Incredibles 2 released today, nearly 14 years after The Incredibles introduced us to these beloved characters.
All that 2004 nostalgia got us thinking about the rest of Pixar’s catalog and how they all stack up. Why didn’t more people watch The Good Dinosaur? Which sequels measure up to the originals? Why is A Bug’s Life still so good?
Read on for our ranking of every Pixar movie.
Cars 2 suffers from sequel syndrome of the Iron Man 2 variety, and not just because they both involve racing. It’s fine, but Pixar is usually well past fine.
Brave is still the only princess movie ever produced by Pixar (no, Moana wasn’t), and it was a solid effort. The story played out very differently than the marketing led us to believe – we did not think the bear would be such a major element – but the themes suit Pixar to a T and Merida’s hair is #goals.
Better than Cars 2 but still struggling to live up to Cars, the motorized threequel leaned into the passage of time, letting Lighting McQueen move on to the next phase while welcoming an exciting successor. What a way to see him off (well, at least for now).
The Good Dinosaur
The Good Dinosaur got lost in the year that also gave us Inside Out and ended up as Pixar’s lowest-gross to date. Which is a shame, because it had a charming premise: What if the dinosaurs never died out? Maybe they’d do what Arlo does here, and basically adopt a human (“Spot”) as a pet.
It’s not a sequel, it’s a prequel: Monsters University goes back to Mike and Sulley’s college days, revealing just how these BFFs became, well, BFFs. In the process, it also puts a creative, monstrous spin on all those familiar college tropes.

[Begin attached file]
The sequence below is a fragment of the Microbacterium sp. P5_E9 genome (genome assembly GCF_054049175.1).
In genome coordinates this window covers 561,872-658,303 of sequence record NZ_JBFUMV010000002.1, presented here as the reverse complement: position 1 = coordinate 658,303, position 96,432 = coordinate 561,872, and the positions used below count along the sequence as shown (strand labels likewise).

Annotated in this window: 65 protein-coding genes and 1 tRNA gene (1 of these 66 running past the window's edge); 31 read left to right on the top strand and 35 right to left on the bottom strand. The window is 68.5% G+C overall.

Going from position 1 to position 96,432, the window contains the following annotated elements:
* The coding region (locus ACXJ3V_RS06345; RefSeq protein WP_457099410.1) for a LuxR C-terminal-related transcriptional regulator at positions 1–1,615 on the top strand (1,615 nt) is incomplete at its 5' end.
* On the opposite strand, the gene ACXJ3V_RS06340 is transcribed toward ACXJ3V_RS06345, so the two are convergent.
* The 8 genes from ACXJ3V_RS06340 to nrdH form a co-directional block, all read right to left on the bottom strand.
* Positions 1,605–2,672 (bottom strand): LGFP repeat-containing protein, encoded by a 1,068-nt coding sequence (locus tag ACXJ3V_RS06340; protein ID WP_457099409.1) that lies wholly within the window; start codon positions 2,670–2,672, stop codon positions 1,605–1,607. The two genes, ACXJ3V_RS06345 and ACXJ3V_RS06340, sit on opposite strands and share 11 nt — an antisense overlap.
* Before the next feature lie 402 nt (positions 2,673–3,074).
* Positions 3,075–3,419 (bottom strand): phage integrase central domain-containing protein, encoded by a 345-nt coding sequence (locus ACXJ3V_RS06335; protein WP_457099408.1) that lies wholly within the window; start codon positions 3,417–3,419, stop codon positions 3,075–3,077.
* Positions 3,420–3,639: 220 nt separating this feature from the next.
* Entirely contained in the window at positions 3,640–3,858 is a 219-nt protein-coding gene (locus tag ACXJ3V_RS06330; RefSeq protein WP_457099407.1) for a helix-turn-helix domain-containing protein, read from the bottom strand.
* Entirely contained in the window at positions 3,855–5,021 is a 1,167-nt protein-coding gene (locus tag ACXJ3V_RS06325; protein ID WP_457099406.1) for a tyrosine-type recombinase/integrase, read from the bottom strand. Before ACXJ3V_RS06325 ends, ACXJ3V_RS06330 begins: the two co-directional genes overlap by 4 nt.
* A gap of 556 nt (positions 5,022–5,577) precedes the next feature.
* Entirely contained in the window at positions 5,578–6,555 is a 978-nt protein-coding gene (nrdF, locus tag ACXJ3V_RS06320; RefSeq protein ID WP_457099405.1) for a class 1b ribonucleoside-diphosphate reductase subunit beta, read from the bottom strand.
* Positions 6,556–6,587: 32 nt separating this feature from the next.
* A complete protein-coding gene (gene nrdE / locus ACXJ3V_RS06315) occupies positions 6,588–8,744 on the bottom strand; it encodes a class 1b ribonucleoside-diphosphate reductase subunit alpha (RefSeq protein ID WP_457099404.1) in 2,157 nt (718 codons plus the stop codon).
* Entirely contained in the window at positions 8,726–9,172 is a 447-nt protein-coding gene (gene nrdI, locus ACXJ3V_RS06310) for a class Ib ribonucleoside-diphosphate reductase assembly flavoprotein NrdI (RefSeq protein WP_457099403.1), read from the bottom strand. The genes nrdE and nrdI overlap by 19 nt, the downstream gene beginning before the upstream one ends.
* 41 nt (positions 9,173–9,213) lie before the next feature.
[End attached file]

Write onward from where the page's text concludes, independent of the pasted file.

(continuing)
Just when it seemed Pixar had told every story we could think of, along came the story of professional race cars who maybe need to learn a lesson or two about how to be better people. (Just go with us here.) Cars was a particular hit with young children – Lightning McQueen was the Elsa of his day – and spawned a nice little franchise.
Did The Incredibles really need a sequel, 14 years later later? We didn’t think so, but then Incredibles 2 came along to prove us wrong. The action is better than ever, Elastigirl is a heroine for the modern age, and Jack-Jack might just be the cutest baby we’ve seen onscreen since… ever. – Angie Han
Toy Story 2
Toy Story 2 was Pixar’s first sequel, but anyone wondering whether this meant the studio had run out of ideas was quickly proven wrong. Losing Woody put the gang in dire straits and forced Buzz to become a leader in a way he never had before. We also met the adorable Jessie and cried many a tear at her tragic backstory.
This charming tale of a rodent’s culinary aspirations and his unexpected friendship with a floundering human chef would thaw even a New Yorker’s heart (albeit only temporarily). It also made us crave elaborate cuisine and think that maybe we shouldn’t give up on our dreams. After all, if a rat can pursue his passions, so can we.
The ocean came vibrantly alive once more as forgetful Dory challenged her memory to lead her back to her parents. Nemo and Marlon (the latter more reluctantly) returned to follow her on another emotional roller coaster full of fish friends new and old.